31 January 2017
New York State: Schools Way Out of Control
Education Spending and the Middle-Class-Parent Test
January 23, 2017
New Yorkers who just paid their taxes have got to be wondering why they let their schools spend beyond any sense of decency.
Consider the spending orgy. Emma Brown writing in The Washington Post report that in 2013, the U.S. states’ education spending averaged $10,700. This is generous. In contrast, New York spends $19,800, $9,000 more per student than average. This is outrageous.
To see this another way, consider that in 2013, New York school districts spent $59 billion on the public elementary-secondary school system. Only California spent more ($66 billion) and it has nearly twice as many people. All this spending accomplishes little. Nationally, the Education Week Resource Center found that New York’s schools are at best average when compared by math and reading proficiency in the 4th and 8th grades.
Even in this big spending state, Dunkirk and Fredonia hold their own. A 2016 Education Week Research Center analysis of federal data found that per student Dunkirk spends a piggish $25,200 per student. Fredonia is less piggish, but still plenty piggy, at $21,500 per student.
Someone has to pay for all this spending, which unsurprisingly leads to a weighty tax burden. The U.S. Census Bureau (again using 2013 numbers) found New York to be among the select few states that spend more than $55 on schools per $1,000 in personal income.
New Yorkers’ generosity can be seen in that fellow citizens in effect give the average family with two children $40,000 a year. This gift is rarely accompanied by gratitude. When was the last time you heard a mother of three children thank her fellow citizens for the nearly $60,000 in benefits her family was given? You are more likely to hear her complain about some benefit she thinks her children are entitled to, but didn’t receive. When the complaint comes from an unwed mother without real income, this is a bit much.
Here is a rule of thumb for when school spending is an unjust burden on taxpayers. If most middle class parents would not spend their own money for a school with all the bells and whistles, it is wrong to force others to do so. On this test, if most middle class parents would not pay an extra $9,000 a year for a school that has gym, shop, art, music, drama, etc., then taxpayers shouldn’t be made to do so. The same is true for afterschool drama, music, and sports programs or for the army of extra administrators as well as the nurses, guidance counselors, psychologists, and so on that drive up school costs. The underlying idea here is that if the person who most loves a child and stands to benefit from her success does not think a school with all the fixings is worth the money, neither should taxpayers.
Even if the amount of money spent on schools were reasonable, it is worth considering whether more of the spending should focus on core subjects, specifically, English, history, math, and science. It is an interesting question whether the array of programs and employees lessen the focus on the most important subjects.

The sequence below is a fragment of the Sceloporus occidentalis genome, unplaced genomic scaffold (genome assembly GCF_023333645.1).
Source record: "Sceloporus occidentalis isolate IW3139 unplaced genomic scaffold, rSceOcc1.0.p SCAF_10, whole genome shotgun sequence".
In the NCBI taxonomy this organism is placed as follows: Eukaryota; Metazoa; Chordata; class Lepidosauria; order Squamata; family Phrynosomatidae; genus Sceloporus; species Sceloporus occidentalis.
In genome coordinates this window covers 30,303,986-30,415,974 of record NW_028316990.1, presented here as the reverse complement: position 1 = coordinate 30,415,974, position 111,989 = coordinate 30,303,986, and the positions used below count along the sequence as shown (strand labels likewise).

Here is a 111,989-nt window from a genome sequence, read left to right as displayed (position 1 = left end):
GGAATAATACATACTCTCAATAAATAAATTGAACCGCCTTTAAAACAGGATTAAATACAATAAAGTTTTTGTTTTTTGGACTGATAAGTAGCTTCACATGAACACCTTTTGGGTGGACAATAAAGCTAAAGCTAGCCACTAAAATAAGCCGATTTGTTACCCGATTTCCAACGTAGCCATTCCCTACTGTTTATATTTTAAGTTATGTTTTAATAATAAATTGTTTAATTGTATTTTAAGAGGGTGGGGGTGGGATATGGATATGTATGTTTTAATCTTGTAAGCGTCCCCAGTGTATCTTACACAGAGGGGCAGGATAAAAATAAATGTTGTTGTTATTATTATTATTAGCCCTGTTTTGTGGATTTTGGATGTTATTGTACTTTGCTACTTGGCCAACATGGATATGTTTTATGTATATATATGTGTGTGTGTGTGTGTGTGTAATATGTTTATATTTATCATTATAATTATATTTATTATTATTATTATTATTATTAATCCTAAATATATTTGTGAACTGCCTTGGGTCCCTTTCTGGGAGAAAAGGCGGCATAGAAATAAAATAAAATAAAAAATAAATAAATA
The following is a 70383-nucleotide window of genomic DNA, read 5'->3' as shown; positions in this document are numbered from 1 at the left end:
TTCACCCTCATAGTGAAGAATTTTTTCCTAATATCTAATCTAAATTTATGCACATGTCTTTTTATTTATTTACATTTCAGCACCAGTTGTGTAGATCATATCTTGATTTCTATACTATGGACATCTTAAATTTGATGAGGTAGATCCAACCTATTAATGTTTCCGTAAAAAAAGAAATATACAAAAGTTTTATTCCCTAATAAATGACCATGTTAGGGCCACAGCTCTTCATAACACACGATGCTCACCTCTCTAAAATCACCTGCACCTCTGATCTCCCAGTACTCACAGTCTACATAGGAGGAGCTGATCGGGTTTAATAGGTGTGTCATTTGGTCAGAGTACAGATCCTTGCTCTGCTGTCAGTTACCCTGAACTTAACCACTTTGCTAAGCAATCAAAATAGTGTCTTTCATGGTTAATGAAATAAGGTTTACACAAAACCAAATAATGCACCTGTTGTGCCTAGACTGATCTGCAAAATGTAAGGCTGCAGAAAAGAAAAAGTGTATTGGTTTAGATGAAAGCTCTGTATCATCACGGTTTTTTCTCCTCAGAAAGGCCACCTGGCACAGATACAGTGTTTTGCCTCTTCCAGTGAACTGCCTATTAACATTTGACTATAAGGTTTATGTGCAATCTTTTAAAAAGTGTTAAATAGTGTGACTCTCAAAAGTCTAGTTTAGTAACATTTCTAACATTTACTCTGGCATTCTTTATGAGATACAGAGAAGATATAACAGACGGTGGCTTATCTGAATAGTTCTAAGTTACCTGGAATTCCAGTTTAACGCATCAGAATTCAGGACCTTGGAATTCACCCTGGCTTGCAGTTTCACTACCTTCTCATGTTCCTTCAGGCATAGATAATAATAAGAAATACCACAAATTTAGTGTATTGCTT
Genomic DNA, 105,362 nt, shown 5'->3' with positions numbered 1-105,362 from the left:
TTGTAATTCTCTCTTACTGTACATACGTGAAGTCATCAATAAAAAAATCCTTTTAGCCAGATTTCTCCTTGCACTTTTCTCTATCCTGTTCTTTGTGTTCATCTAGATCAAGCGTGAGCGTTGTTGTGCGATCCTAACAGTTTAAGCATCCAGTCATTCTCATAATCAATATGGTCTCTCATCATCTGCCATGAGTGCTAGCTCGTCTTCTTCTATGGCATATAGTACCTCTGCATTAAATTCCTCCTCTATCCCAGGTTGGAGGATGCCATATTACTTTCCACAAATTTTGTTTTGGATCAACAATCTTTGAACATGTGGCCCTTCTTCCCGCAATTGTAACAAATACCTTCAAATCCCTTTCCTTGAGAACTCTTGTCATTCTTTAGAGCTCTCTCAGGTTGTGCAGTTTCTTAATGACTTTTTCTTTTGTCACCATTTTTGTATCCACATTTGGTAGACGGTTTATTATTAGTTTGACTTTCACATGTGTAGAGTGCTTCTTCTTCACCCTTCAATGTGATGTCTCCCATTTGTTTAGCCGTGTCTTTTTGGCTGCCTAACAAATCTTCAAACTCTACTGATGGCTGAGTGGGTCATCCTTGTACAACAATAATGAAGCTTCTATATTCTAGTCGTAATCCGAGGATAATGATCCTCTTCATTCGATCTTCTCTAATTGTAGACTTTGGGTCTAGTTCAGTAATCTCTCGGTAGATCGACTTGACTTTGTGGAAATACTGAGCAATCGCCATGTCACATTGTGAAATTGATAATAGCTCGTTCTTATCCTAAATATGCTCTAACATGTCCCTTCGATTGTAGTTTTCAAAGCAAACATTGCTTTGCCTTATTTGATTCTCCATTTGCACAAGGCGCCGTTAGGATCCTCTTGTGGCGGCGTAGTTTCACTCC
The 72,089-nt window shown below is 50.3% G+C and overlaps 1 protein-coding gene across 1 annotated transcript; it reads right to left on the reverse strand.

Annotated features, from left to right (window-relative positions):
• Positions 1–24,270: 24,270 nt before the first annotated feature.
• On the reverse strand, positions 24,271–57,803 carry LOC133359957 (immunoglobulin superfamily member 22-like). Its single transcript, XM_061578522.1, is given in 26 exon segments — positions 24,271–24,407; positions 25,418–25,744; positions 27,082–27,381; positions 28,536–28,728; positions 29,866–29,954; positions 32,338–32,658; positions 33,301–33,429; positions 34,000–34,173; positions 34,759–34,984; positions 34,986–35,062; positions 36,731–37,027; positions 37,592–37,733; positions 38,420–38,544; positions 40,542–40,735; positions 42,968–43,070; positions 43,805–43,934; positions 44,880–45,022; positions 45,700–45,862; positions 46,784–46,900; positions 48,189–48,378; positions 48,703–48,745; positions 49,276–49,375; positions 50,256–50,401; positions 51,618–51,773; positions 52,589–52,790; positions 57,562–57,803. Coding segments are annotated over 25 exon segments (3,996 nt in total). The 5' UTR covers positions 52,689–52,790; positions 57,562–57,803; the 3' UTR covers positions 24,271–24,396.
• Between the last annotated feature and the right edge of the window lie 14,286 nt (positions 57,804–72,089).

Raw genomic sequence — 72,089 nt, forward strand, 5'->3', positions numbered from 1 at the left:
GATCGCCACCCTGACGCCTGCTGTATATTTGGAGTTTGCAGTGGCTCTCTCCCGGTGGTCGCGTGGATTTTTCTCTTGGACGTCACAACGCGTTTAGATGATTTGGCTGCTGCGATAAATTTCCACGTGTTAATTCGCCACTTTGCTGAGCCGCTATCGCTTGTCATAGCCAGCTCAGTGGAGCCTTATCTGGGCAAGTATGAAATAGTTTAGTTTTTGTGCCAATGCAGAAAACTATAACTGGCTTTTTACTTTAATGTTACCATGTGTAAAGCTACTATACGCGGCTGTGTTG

A common objection to the above line of criticism is that regardless of whether they have cheap parents, the discretionary programs benefit children. Because children should be our priority, the spending is worthwhile.
One problem with this objection is that it is unclear whether these programs would disappear if they weren’t in the public schools. Many children do not receive free or subsidized food and yet eat well. Similarly, many sports and arts programs would exist in the private sector were they not paid for by taxpayers. Travel teams in soccer, hockey, and wrestling and private dance studios are often very well coached and run, and are at least as good as their public school counterparts. If the concern is for the poor, then they could be subsidized directly in the way that Medicaid, food stamps, and free school lunches do so. Surely, this is more efficient than making taxpayers pay for recreational activities of doctors’ and lawyers’ kids.
A second problem with this objection is that not every benefit is worth the cost and it is far from clear that outside of the core curriculum, government-school programs in states like New York and California are worth the cost. Were the money spent on such programs returned to taxpayers or, perhaps, spent by the government elsewhere, it would do quite a lot of good. Whether it would do more good than the current spending on discretionary programs in government schools is an empirical question and not that one can be answered merely by citing a benefit to students.
The real problem with the spending level, though, isn’t whether it is displacing private programs or making the world a better place, it’s the sheer weight of school taxes. Were New York to have excellent schools, rather than mediocre ones, taxes would still be too damn high. People have their own projects in life. They want to have children, buy houses, invest in their own businesses, give to charities, or work fewer hours. Forcing them every year to hand over thousands of hard earned dollars for other people’s children is unreasonable, especially when the money is spent guidance counselors, golf coaches, school psychologists, additional administrators, and so on. Many people would rather spend their money on themselves and there’s nothing wrong with that.
For some people, their property tax burden costs as much as their mortgage. For some retirees, taxes painfully cut into their income. For all but the wealthy, property taxes in New York are obnoxious. The fact that parents of school age children seem to ungrateful for how hard their neighbors had to work to pay for their children to go to a school with all the bells and whistles just pours salt into the wound.
New York needs to reduce school spending to a decent level.